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Magical Circles

To: alt.magick
From: tyagI@houseofkaos.Abyss.coM (tyagi mordred nagasiva)
Subject: Magical Circles (Was Re: PROPOSAL: Rules of the Circle)
Date: 1 Sep 1994 17:04:47 GMT

Quoting: |>|>| Raven
	 |>|> tyagi

|>|>Fairly false.  While a circle is not a pyramid, the orientation is
|>|>relative to our position with respect to the center of Gaia.  'Up'
|>|>and 'Down' fare likewise.

|>|Draw a circle on a paper and lay it flat on the ground, as the "magic
|>|circle" as generally placed.  

|>Oh, I get it.  Usually I think of a 'magic circle' as a sphere, though
|>I gather the archaic terminology remains.

|...I think that ...  rather than simply saying that you made a mistake, 
|you've taken  to obfuscating what someone said quite clearly and are now 
|trying to say that it was THEIR fault for using quite clear language. 

Examine the text here.  First there is mention of a 'pyramid', which is
a three-dimensional object.  If we suspend for a moment what we think
is a 'circle' (since there are several uses of this term), then when the
individual mentions a 'magic circle', they could mean either a circle
planar that attempts to be some sort of talismanic object, or they could
mean a *ceremonial circle*, which fits with their original post.

Now ceremonial circles are usually much more than circles.  Yes, they are
'cut' or drawn on the ground, sometimes in the air above the area of the
spell/working (often with an athame), yet the typical conceptualization
behind this is as a protective SPHERE.

|If you are using "regular English" or the language of mathematics, a 
|circle is NOT a sphere...

Correct, yet the original post did not concern 'regular English', since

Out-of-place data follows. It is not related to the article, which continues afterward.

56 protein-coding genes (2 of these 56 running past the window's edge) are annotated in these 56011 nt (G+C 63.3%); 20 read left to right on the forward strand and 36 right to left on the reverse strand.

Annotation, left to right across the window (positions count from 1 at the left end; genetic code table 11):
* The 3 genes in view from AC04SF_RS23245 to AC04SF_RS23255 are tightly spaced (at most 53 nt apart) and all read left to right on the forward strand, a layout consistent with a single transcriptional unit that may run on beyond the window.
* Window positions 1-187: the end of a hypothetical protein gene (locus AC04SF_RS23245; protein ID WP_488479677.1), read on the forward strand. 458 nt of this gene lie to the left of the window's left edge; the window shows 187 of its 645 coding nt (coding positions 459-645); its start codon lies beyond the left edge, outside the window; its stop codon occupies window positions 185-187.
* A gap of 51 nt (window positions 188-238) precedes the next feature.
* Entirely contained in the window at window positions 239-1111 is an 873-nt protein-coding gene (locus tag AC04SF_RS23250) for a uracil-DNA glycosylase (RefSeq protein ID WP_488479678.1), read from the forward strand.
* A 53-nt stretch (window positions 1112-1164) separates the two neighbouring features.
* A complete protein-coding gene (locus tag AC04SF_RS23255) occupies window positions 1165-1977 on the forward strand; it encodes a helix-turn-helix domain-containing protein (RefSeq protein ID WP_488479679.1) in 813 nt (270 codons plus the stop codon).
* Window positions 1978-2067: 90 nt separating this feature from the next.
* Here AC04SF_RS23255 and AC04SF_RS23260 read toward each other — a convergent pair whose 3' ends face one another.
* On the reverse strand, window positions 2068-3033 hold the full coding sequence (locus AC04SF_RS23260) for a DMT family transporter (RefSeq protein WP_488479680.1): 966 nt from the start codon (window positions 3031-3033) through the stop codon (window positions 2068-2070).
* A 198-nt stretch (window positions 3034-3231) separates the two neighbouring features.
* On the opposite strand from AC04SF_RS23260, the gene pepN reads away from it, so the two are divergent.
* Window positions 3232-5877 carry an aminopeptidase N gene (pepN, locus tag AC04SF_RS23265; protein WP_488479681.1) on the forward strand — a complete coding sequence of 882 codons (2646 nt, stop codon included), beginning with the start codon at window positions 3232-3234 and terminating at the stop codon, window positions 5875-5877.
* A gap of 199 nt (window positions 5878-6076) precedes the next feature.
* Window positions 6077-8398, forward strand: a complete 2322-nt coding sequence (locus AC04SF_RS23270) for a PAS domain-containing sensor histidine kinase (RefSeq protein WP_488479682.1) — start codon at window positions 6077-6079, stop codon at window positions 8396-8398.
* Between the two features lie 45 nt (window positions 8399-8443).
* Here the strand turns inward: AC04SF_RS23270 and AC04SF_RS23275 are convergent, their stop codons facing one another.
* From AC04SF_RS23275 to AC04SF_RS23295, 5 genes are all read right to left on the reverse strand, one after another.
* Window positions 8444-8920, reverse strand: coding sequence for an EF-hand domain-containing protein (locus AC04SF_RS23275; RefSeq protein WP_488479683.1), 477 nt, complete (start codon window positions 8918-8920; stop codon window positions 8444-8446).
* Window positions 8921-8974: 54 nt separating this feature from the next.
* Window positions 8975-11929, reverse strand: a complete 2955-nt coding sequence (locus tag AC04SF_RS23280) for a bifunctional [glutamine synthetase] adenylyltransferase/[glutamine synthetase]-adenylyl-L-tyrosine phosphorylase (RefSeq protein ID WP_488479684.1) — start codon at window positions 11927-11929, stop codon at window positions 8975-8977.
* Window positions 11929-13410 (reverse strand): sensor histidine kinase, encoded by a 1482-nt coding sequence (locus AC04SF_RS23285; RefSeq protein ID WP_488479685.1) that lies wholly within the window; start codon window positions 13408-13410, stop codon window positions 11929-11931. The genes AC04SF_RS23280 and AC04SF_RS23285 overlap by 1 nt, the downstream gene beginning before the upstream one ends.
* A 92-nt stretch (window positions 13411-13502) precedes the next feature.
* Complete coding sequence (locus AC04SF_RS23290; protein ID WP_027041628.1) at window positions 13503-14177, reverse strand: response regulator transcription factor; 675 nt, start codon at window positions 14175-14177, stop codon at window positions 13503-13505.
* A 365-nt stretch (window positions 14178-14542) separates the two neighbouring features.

it is not a 'regular subject'.  The word 'circle' was used throughout
in a technical way.  I suggest that you pay more attention to the words
and their usage instead of just trying to make me (or others) wrong.

|>|Walk around it.  Which part of the circle is the top?

|>The surface area of the circle is the top.  The underside is the bottom.

|Really? OK, a circle is in space...kindly point out the top and bottom to

If you were talking about a planar circle, then it must have some material
component.  For example, suppose we draw a circle with crushed bone.  Now
the part of the bone fragments which rest upon the stone floor of our cell
would be the 'underside'.  The surface area of the bone fragments would
be the 'top'.  If you're talking straight geometry (which bears no relation
to the original post) then you are of course correct, just like the concept
that a point has no extent in space.  Interesting, but not relevant to the
discussion at hand.

|>|The novice in the circle at one time may lead the circle at another;
|>|the teacher may become the student.  Which part is the top?

|>Whatever part is furthest from the center of the planet.

|OK, again, picture the circle in space...where is the "top"? 

Depends on the particular meaning of the term.  I think that Raven may
have been a bit sloppy here, but I could be misunderstanding hir.  If
the circle is a planar circle, then if the working be done on a hill,
then the point highest on the hill is the 'top'.  It is sort of like
when we set up a tent and figure out which is the 'top' so that we can
sleep with our heads elevated.

If the circle is a spheroid protection-/containment-device, then of
course it likely changes as the energy of the working stretches and
contracts the boundaries of the 'space betwixt the worlds'.  At any
one time the 'top' will be that which is furthest from the planet.

If we equate 'top' with 'head' as in 'head of the table', then this
would be determined by whoever was 'leading the circle', if indeed
the hierarchy is designated or enacted.

|Which planet does it have to be farthest from?

I'm surprised you couldn't figure this out, though I agree that one
does not necessarily have to be doing the working on a planet at all.
The planet of which I spoke is the one on which one is working, again
presuming a planetary residence.


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